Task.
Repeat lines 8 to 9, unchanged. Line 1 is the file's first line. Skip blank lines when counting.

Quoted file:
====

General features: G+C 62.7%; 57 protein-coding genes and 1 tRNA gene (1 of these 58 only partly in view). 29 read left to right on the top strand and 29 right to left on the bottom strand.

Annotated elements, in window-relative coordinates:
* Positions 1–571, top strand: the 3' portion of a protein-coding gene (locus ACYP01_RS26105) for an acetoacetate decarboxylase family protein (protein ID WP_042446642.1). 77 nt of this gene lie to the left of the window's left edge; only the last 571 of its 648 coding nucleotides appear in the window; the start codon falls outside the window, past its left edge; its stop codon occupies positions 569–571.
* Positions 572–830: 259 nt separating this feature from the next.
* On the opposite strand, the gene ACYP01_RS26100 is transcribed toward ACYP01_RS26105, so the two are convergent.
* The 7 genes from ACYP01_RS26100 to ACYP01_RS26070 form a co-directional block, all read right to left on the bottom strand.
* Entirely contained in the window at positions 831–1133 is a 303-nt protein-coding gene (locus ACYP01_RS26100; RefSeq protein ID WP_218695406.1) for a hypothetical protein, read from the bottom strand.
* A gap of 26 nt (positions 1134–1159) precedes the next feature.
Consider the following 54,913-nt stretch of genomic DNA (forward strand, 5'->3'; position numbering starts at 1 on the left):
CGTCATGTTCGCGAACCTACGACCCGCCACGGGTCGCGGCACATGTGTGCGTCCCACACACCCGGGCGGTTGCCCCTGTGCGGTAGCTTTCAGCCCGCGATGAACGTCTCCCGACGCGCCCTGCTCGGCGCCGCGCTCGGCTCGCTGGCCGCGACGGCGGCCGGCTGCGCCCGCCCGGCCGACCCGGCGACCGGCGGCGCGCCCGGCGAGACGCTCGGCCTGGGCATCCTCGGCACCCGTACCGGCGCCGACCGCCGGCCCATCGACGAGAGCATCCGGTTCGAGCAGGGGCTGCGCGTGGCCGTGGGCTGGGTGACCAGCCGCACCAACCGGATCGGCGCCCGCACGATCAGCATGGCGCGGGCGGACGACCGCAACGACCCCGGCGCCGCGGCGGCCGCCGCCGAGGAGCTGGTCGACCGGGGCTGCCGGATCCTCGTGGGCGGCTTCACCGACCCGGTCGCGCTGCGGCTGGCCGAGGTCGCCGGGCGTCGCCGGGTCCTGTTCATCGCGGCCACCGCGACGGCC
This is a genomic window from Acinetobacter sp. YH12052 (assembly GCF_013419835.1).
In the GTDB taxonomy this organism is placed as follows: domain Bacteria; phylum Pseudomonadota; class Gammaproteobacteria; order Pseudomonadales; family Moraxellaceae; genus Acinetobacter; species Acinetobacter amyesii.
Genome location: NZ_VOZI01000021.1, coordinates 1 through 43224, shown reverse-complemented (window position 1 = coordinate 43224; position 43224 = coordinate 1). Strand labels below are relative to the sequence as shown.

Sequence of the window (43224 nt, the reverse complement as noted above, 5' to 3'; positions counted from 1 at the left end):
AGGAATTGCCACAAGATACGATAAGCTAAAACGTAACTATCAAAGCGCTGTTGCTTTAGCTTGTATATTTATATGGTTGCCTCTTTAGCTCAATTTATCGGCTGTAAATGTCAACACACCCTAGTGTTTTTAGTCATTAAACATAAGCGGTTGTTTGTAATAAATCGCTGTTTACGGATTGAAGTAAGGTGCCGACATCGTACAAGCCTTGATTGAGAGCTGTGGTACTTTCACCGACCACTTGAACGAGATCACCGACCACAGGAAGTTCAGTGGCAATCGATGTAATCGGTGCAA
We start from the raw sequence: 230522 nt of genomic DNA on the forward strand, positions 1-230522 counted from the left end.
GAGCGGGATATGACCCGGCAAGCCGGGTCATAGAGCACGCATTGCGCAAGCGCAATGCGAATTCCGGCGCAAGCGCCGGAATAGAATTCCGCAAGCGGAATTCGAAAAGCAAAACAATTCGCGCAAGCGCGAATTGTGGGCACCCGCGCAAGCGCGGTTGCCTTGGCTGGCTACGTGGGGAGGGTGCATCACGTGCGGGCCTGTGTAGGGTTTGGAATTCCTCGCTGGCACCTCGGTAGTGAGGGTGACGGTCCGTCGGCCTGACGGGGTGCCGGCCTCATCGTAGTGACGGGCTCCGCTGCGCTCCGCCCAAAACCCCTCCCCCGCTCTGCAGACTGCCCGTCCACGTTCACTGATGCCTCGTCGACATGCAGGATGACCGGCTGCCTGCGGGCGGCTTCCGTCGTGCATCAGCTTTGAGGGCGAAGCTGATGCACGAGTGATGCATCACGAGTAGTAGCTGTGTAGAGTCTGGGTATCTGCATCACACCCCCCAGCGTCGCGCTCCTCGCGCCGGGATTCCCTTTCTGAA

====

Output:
* A gap of 26 nt (positions 1134–1159) precedes the next feature.
Consider the following 54,913-nt stretch of genomic DNA (forward strand, 5'->3'; position numbering starts at 1 on the left):